"Speak for your lips are still free” Faiz Ahmed Faiz.When the press was in chains in Pakistan, later in India too, this quote of the world-renowned poet, was often remembered. It was visible at the meeting too. For two full days, at the Constitution Club in Delhi, speakers charged that democratic space was in danger and a tribunal there brought this out in front of the jury. In a tribunal on ‘Shrinking Democratic Space’, a number of teachers and students presented their testimonies in front of a jury consisting of eminent educationists and jurists.
Some of the testimonies were really revealing. The jury panel of the tribunal comprised Justice (Retd.) Hosbet Suresh, Justice (Retd.) B.G. Kolse Patil, Prof. Amit Bhaduri, Dr Uma Chakravarty, Prof. T.K. Oommen, Prof. Vasanthi Devi, Prof. Ghanshyam Shah, Prof. Meher Engineer, Prof. Kalpana Kannabiran and Ms Pamela Philipose. Prof. Romila Thapar was the Chair of the plenary session of the tribunal.Testimonies of 120 students and teachers from close to 50 institutions and universities spread across 17 states were considered by the jury panel; 49 testimonies were deposed orally at the tribunal. Along with these testimonies, there were 17 expert submissions on all thematic issues.
For example, a professor from a Gujarat University pointed out that in the recent years, a number of private universities have mushroomed in the state, that function out of small primary schools, have a Tehsildar's office, but have no VC or professors. They charge a whopping fee under the very nose of the state government. After all, the government was withdrawing from the field of education!
Very recently- the Delhi University Teachers Association (DUTA), was on a five-day strike and had been agitating continuously against the educational policy of the government. The seventh pay commission stipulated the 70-30 formula i.e. the educational institution would have to raise 30% of total finance implying that the fees charged have to be increased at the peril of the majority of the student. The government tried to give the bait of the autonomy to a number of universities like Jawarhalal Nehru University and the University of Hyderabad and the other 66 universities, shaking of the financial responsibilities. These all are very ominous signs. Hence the teachers and students have been forced to come out in the streets to agitate. In the capital city, the students were spared lathi charge by the police, but in many states, the police resorted to lathi charge to bring the students under control. Under pressure, central universities got a reprieve.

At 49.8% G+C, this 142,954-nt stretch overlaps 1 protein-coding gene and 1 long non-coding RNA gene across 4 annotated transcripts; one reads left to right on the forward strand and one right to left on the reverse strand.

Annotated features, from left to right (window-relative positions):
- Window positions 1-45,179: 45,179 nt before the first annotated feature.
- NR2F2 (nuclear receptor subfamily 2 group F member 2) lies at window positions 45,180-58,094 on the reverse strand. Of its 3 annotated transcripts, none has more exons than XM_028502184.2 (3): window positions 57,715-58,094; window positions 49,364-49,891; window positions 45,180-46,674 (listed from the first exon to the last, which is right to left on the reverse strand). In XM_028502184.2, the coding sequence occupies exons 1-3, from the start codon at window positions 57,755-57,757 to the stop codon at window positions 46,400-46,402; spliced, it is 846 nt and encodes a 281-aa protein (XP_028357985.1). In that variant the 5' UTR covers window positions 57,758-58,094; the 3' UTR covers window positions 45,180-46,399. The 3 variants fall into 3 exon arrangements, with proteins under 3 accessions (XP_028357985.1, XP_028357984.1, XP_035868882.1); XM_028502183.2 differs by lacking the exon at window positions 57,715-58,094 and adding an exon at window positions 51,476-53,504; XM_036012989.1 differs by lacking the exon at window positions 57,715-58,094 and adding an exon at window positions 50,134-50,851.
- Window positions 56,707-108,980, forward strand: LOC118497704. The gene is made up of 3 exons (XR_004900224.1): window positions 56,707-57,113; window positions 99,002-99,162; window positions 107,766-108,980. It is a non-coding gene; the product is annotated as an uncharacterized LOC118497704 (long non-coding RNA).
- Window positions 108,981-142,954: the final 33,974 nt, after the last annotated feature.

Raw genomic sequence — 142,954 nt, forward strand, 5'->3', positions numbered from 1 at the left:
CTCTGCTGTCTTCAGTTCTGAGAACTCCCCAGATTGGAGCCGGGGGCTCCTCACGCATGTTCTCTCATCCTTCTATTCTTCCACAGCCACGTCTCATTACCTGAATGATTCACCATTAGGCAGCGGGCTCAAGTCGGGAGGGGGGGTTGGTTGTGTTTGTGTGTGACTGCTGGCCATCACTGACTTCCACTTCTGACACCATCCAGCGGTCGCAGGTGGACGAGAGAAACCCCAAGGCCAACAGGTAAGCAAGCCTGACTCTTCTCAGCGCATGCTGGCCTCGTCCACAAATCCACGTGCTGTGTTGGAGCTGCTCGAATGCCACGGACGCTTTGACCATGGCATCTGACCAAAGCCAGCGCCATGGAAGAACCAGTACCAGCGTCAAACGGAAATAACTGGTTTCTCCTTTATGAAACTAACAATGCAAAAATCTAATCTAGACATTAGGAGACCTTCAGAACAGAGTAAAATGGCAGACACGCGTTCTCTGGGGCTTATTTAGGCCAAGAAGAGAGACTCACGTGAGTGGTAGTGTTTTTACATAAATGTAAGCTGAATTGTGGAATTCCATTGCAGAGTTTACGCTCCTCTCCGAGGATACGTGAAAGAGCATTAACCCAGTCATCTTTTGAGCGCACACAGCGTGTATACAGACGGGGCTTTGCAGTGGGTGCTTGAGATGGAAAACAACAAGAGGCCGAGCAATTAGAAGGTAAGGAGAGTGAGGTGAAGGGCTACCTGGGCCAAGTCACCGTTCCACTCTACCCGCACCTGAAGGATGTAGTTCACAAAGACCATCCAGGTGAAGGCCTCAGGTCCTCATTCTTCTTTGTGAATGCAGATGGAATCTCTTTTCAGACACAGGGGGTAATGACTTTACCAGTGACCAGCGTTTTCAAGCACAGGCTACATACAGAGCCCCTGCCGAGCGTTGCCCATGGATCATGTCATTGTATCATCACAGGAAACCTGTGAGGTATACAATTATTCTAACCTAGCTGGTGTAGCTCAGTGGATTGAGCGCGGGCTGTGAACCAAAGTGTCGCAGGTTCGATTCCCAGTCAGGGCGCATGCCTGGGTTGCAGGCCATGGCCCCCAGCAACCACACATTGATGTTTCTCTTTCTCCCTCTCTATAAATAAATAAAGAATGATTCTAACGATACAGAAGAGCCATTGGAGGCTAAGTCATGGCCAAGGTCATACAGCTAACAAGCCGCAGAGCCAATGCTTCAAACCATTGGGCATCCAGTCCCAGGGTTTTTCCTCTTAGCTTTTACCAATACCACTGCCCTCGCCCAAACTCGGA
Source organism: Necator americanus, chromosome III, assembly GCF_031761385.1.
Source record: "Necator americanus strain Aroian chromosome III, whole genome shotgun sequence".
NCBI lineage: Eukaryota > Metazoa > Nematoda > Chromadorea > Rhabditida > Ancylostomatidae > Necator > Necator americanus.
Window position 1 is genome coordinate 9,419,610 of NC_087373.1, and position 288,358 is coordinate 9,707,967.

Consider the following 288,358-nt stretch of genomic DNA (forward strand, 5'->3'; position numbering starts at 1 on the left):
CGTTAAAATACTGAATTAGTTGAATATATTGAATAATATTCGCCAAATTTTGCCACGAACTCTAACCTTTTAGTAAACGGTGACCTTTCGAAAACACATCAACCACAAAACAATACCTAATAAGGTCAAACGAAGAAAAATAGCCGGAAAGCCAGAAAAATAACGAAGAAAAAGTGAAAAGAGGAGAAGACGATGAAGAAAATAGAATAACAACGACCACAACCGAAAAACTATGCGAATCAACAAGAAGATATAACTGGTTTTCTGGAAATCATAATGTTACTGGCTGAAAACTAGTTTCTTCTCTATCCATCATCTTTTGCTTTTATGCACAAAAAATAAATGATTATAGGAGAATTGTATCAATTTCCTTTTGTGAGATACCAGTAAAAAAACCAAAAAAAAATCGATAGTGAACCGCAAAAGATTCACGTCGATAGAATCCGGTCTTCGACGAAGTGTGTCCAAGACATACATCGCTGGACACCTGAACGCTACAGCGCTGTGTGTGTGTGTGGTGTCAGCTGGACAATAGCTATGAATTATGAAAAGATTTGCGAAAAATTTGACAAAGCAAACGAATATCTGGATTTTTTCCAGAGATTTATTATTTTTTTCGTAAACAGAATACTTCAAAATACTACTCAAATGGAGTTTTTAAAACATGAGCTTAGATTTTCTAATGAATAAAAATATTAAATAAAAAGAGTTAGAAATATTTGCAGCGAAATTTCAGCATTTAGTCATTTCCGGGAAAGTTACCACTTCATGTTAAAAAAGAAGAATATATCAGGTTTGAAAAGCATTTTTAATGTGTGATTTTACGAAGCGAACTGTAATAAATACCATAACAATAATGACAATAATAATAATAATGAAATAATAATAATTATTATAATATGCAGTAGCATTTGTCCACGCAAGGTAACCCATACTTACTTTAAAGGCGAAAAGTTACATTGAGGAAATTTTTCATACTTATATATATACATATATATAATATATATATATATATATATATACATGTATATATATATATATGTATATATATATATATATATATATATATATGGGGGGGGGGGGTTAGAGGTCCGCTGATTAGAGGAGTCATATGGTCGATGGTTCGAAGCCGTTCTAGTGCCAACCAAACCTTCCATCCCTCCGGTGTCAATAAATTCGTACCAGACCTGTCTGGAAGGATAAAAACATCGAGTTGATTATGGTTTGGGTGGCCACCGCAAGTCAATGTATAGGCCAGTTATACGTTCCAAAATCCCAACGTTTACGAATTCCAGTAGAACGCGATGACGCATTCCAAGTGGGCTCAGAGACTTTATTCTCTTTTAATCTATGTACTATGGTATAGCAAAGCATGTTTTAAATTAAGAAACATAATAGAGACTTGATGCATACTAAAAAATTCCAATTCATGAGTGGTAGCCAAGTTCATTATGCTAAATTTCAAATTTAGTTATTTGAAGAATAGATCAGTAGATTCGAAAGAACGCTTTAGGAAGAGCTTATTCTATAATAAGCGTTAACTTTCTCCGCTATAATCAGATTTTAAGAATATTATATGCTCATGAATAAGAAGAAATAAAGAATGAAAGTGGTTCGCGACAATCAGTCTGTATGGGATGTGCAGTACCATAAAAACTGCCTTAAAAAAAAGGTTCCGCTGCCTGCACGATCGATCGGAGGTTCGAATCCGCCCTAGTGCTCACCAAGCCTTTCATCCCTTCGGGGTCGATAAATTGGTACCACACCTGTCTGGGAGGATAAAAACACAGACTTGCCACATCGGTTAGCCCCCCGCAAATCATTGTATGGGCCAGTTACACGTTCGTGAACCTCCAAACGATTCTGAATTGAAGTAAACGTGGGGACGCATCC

The JNU incident of February 9, 2016, was seen as a glaring example of how the state is trying to suppress the students' protests by branding them as anti-social. It has even tried to put the charges of sedition on the student leaders like Kanhaiya Kumar, Umar Khalid, Anirban Bhattacharya and others after the subsequent turmoil created by lawyers who beat them inside the court when they were produced before the judge.
Advocate Brinda Grover jokingly said that fighting for teachers and students in the courts seems to have become her new specialisation. She pointed out that criminal laws are now being used against students and even teachers to “demonise the individual and vilify the institution”. She added that she fought for Prof. Mukul Manglik’s case in Ramjas incident of Feb 21, 2017, when in a peaceful seminar at the college premises, the professor was attacked by ABVP because they did not like the subject on which he was talking. A reputed and highly respected Prof. Mukul was manhandled by the students and branded anti-national. The vilification campaign went so far that even a part of the media joined the vilification campaign forcing Mukul to go underground for some time. ABVP was obviously backed by the ruling regime in their campaign.
One of the office bearers of Punjab University agitating against the increase in fees narrated how the police first asked him his religion, when he did not reply they snatched his ID card and after finding him to be a 'Singh', they asked him his caste. When they came to know that he is a Dalit, they started beating him mercilessly and ridiculed him for daring to come to Chandigarh to pursue his studies. "Umar of JNU also has similar experience under custody, as police in the new regime have a preconceived idea that Muslims are terrorists. Actually, such a mindset is visible in the society when innocent people get killed only for being Muslim," he said.